“It is not the critic who counts; not the man who points out how the strong man stumbles, or where the doer of deeds could have done them better. The credit belongs to the man who is actually in the arena, whose face is marred by dust and sweat and blood; who strives valiantly; who errs, and comes short again and again, because there is no effort without error and shortcoming; but who does actually strive to do the deeds; who knows the great enthusiasms, the great devotions; who spends himself in a worthy cause; who at the best knows in the end the triumph of high achievement, and who at the worst, if he fails, at least fails while daring greatly, so that his place shall never be with those cold and timid souls who know neither victory nor defeat.”
I like to imagine myself as a writer daring greatly. Yes, I make mistakes and suffer failures. But in the end, at least I spend myself in a worthy cause, doing something I love, something that makes me a better person, something, I hope, that inspires my readers.
Are there particular themes or motifs wrestle with or address in your books?
The Nurse’s Secret is my fourth book. Something it shares with all my previous work is the theme of belonging. I never set out with the intension of wrestling with this idea— what it means to belong, how we find the people who accept us for who we truly are—but somehow that question is at the heart of everything I write. I suppose, like most people, there have been periods of my life where I’ve struggled to fit in. I’m shy and reserved and have old-cat-lady-like tendencies. But I’ve also known the joy of great friendships and the deep inner quietude of belonging. I want that for my characters too.
What is your favorite movie based on a book, where you preferred the movie?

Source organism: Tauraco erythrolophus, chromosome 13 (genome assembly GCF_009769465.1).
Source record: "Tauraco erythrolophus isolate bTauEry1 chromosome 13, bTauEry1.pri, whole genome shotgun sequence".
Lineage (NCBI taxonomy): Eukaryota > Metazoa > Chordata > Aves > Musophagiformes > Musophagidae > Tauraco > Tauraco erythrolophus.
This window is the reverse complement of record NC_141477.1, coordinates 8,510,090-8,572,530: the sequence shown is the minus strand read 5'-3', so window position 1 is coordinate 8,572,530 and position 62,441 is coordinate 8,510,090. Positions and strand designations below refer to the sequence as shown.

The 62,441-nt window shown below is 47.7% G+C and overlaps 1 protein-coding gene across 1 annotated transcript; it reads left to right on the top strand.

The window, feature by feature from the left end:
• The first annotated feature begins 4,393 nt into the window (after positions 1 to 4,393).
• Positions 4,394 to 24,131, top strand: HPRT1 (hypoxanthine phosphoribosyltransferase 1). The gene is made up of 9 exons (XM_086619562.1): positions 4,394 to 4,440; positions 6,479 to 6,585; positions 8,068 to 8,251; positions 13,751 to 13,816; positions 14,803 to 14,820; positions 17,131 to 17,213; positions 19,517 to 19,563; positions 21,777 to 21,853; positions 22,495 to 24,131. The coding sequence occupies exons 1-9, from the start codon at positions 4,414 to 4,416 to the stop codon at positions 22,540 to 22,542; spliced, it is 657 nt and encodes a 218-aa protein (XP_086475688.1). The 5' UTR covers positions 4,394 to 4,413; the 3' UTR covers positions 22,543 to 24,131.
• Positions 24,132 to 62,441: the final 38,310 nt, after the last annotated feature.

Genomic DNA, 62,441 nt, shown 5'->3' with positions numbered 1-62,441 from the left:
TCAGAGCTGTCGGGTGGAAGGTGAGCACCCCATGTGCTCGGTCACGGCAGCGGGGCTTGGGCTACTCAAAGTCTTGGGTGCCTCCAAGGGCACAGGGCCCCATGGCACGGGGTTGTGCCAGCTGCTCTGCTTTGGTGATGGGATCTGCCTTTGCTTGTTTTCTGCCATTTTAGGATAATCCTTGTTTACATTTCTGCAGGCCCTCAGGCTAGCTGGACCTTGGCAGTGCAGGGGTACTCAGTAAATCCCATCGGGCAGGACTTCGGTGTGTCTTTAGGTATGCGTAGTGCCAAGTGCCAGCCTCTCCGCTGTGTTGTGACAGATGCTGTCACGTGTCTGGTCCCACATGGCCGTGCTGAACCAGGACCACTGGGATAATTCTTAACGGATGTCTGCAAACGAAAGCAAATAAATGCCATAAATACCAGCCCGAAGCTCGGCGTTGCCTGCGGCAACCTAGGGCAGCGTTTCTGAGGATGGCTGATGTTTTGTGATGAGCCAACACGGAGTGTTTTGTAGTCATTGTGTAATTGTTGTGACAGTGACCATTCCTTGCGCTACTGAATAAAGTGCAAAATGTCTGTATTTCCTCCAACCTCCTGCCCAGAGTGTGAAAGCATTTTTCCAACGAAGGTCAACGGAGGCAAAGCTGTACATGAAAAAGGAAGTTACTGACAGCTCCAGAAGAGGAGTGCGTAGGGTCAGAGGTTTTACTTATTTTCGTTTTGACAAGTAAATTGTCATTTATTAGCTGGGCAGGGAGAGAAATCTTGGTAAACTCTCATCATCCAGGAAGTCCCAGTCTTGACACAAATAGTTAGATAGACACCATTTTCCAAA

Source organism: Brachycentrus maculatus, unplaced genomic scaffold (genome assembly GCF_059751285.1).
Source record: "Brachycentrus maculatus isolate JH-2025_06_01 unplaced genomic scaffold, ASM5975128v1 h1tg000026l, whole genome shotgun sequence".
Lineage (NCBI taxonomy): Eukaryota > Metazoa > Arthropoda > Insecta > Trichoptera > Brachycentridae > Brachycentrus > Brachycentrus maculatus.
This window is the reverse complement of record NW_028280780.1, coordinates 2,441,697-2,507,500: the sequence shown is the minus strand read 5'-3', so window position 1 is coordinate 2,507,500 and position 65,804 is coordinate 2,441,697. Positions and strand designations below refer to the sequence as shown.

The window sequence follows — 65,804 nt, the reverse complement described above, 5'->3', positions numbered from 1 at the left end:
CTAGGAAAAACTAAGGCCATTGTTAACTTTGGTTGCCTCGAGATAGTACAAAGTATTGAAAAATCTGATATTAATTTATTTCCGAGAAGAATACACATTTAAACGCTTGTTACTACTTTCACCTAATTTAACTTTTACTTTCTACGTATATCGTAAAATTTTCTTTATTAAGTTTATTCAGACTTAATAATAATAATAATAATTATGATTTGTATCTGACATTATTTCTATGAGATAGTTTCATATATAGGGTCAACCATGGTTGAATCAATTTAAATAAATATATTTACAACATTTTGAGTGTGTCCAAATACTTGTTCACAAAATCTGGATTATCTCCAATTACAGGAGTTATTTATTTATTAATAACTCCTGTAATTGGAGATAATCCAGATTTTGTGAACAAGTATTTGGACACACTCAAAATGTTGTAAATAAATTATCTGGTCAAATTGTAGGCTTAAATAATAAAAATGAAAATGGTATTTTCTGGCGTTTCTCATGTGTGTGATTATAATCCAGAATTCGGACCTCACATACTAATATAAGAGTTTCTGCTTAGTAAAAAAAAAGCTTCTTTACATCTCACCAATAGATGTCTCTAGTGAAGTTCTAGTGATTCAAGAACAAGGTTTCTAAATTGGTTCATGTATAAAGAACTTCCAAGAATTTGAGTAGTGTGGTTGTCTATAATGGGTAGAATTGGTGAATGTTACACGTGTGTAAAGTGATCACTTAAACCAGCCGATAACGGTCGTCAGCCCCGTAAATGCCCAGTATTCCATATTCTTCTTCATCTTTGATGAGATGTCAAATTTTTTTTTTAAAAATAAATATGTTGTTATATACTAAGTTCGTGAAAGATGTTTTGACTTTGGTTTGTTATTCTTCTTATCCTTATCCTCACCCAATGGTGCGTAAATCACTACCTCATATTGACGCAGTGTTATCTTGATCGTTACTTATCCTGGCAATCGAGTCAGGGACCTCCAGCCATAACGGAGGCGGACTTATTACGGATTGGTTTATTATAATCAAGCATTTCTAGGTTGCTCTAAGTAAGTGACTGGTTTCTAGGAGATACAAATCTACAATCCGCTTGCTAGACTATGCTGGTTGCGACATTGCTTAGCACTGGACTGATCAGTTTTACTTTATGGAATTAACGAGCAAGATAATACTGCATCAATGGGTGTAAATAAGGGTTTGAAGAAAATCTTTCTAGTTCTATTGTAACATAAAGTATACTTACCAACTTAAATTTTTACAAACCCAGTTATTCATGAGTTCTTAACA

My favorite movie of all time is Fried Green Tomatoes. (Insert agreement from B&B!) So often in books and movies, friendship between women falls into that “frenemies” trope, but Fried Green Tomatoes offers a more honest, complex, and diverse picture. I read the book Fried Green Tomatoes at the Whistle Stop Cafe by Fannie Flag hoping to love it as much as I love the movie but I just...didn’t. Somehow it lacked the emotional swells of the movie. Maybe if I’d read the book first, my experience would have been different.
If you were to genre-hop, which genres would you most like to try writing?
I’d enjoy trying my hand at paranormal romance. I came late to the romance genre. Growing up, there were “trashy books”—romance, thrillers, horror—which my father cast as, well, trash, and worthwhile books, which was basically everything else (bonus points if it had to do with science). I read Dark Lover by J.R. Ward in my mid-twenties and my mind was blown. Since then, I haven’t met a romance book I didn’t enjoy. (I love historical romance too.) During the pandemic when work at the hospital was at its most stressful, romance was all I cared to read.
Even though I write historical fiction, a dash of romance always creeps in. I can’t help myself. My husband says I’m an 11 on a ten-point romantic scale. I think I’m more like a nine...
B&B: Thank you so much, Amanda, for sharing your book, insights, and thoughts with our readers.
Amanda Skenandore is a historical fiction writer and registered nurse. Her first novel, Between Earth and Sky, won the American Library Association’s Reading List Award for Best Historical Fiction. She grew up in the Colorado Rockies but now lives in Las Vegas with her husband and their pet turtle Lenore.
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Genre: Historical Fiction / Mystery
Publisher: Kensington Books
Release: June 28, 2022
Content Rating: PG-13 (2)